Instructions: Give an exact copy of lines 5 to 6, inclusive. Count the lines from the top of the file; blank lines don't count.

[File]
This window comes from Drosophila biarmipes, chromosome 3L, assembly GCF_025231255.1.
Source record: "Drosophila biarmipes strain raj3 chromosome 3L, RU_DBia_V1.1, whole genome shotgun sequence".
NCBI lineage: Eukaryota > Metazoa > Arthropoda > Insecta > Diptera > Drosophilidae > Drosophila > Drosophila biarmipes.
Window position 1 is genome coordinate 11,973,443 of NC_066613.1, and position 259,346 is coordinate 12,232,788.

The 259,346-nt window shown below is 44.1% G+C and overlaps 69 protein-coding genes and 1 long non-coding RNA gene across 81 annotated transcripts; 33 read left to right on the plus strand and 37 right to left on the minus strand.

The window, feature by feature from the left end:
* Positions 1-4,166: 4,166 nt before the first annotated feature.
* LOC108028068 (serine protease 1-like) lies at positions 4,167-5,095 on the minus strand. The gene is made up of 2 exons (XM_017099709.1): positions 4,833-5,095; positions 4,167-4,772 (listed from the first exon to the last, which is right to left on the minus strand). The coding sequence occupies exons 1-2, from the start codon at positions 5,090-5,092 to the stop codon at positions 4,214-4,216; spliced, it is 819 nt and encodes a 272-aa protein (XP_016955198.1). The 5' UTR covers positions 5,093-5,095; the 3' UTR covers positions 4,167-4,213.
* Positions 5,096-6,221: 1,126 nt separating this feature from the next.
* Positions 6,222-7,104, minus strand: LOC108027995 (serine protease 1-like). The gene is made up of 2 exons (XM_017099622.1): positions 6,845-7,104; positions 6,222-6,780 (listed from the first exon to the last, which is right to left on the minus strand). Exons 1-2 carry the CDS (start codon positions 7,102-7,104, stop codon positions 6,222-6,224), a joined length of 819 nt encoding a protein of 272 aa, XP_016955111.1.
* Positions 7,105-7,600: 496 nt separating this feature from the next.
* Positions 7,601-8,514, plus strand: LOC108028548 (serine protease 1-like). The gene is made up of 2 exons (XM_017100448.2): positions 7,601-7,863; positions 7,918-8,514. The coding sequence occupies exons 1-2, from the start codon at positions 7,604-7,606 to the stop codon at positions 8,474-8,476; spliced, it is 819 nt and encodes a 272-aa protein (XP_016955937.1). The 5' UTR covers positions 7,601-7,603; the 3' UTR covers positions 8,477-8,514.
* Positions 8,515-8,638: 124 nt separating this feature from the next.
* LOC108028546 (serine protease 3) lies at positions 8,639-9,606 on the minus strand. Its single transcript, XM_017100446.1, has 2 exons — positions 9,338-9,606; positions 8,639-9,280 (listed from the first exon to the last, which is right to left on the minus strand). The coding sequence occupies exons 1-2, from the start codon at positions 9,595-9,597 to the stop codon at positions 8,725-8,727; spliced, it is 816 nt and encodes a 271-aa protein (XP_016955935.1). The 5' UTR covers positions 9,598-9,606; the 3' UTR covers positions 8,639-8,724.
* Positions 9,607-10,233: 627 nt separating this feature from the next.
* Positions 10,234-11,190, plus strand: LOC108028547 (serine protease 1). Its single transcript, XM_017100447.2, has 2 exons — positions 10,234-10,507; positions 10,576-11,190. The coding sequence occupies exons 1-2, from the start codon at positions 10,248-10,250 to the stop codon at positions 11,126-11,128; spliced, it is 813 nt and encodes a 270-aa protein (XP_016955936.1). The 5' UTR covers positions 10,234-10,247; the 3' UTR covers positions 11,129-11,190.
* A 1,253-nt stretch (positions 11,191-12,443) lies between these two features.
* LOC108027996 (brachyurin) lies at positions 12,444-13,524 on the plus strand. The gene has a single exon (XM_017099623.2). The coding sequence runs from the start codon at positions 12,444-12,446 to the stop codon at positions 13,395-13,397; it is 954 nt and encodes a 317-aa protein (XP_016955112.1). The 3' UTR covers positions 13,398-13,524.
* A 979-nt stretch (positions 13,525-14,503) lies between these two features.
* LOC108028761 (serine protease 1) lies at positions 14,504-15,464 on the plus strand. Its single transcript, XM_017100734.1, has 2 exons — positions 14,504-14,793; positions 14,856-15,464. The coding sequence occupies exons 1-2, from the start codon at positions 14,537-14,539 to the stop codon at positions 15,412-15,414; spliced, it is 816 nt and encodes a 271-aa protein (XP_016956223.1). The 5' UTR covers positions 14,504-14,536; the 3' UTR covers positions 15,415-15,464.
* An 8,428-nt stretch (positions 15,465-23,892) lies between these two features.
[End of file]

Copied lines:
The 259,346-nt window shown below is 44.1% G+C and overlaps 69 protein-coding genes and 1 long non-coding RNA gene across 81 annotated transcripts; 33 read left to right on the plus strand and 37 right to left on the minus strand.

The window, feature by feature from the left end: